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Discrimination in the workplace is often very subtle

On Behalf of | May 9, 2023 | EMPLOYMENT LAW (EMPLOYEE) - Workplace Discrimination

Discrimination in the workplace can take many forms, including subtle forms that may be difficult to identify. 

If you are unsure of whether the subtle mistreatment you’re suffering at work is legally actionable, know that discrimination, harassment and retaliation don’t have to be overt to be unlawful. 

What does subtle work-related discrimination look like?

Some examples of subtle discrimination include:

  • Microaggressions: These are subtle, often unconscious, comments or actions that can be derogatory or offensive to members of protected classes. For example, a colleague might make a comment about a co-worker’s nationality and insinuate that this background renders them incapable of doing a good job. 
  • Unequal opportunities: Discrimination can occur when certain employees are not given the same opportunities as others, such as being passed over for promotions or being excluded from important meetings or projects.
  • Biases in performance evaluations: Managers may unconsciously rate employees from marginalized groups lower than their peers, based on conscious or unconscious stereotypes and biases.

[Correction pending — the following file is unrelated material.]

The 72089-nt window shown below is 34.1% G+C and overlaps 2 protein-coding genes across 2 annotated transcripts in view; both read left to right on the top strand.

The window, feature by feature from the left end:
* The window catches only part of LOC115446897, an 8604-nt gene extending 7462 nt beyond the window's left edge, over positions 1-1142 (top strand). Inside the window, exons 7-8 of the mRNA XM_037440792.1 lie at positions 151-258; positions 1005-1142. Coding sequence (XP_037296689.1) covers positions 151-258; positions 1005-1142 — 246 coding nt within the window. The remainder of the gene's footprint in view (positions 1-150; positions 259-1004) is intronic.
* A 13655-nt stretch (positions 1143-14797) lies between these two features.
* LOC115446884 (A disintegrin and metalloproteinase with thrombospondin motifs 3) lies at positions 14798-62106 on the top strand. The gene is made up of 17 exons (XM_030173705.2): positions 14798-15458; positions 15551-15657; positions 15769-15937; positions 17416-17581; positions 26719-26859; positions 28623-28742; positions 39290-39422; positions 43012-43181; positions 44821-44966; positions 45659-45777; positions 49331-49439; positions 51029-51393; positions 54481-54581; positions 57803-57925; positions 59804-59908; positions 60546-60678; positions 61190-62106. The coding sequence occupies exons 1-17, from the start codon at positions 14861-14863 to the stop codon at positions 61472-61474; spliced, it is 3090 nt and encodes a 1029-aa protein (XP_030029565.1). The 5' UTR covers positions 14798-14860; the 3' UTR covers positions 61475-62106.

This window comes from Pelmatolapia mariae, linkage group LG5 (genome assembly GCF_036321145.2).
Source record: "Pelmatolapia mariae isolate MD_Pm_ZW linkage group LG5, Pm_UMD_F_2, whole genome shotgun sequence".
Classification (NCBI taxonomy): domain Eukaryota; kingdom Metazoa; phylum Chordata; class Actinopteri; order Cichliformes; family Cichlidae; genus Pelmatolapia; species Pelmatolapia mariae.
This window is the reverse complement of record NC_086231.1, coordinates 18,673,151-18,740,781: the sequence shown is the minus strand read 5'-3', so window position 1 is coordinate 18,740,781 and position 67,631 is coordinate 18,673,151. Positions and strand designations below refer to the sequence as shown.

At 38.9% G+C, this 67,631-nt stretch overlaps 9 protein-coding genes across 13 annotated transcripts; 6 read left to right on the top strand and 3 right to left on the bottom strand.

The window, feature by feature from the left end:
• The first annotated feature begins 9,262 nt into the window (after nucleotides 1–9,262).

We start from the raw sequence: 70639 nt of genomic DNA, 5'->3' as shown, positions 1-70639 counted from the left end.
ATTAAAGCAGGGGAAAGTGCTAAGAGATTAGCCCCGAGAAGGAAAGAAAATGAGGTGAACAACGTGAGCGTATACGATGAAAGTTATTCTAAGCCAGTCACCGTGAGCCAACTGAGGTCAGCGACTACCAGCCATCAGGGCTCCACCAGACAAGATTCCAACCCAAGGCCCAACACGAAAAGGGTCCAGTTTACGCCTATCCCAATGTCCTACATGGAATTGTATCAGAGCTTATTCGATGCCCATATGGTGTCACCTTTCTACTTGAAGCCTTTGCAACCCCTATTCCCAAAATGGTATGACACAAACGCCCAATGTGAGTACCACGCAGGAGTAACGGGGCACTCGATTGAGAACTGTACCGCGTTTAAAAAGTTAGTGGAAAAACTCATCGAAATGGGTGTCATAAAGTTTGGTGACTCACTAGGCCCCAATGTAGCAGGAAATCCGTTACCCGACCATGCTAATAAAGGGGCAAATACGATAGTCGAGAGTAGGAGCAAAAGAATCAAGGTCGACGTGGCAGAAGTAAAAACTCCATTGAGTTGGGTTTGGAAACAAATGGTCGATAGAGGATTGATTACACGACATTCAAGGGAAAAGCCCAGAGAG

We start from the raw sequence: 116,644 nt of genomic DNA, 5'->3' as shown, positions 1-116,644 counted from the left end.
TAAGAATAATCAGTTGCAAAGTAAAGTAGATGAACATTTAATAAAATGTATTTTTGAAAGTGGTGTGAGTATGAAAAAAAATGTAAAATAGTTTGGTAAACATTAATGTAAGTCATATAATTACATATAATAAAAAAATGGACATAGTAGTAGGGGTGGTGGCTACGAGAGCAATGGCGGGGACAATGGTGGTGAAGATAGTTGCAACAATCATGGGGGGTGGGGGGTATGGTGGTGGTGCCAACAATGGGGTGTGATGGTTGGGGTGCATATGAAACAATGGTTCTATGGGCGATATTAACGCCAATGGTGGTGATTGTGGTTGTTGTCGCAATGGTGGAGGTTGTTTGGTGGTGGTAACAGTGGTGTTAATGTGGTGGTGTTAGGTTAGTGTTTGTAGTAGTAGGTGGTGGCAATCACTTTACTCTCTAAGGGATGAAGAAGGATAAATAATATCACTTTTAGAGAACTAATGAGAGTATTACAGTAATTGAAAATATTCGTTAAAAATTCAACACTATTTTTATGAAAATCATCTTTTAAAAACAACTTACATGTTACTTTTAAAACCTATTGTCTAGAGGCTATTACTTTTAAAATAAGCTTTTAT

• Isolation and exclusion: Marginalized employees may be excluded from informal social gatherings or not invited to participate in important decisions, which can create a feeling of isolation and exclusion.
  • Pay disparities: Discrimination can occur when employees are paid less than their peers for performing the same job-based tasks.

Subtle discrimination can be difficult to detect and address, as it is often unconscious or unintentional. However, it is important for employees to be aware of the ways that discrimination can manifest in the workplace and to take steps to protect their rights and interests in the event that they are mistreated in subtle, yet unlawful, ways. 

By better understanding the often-subtle nature of discrimination in the workplace, employees can feel more empowered to seek legal guidance if they suspect that the ways in which they’re being mistreated could potentially be actionable.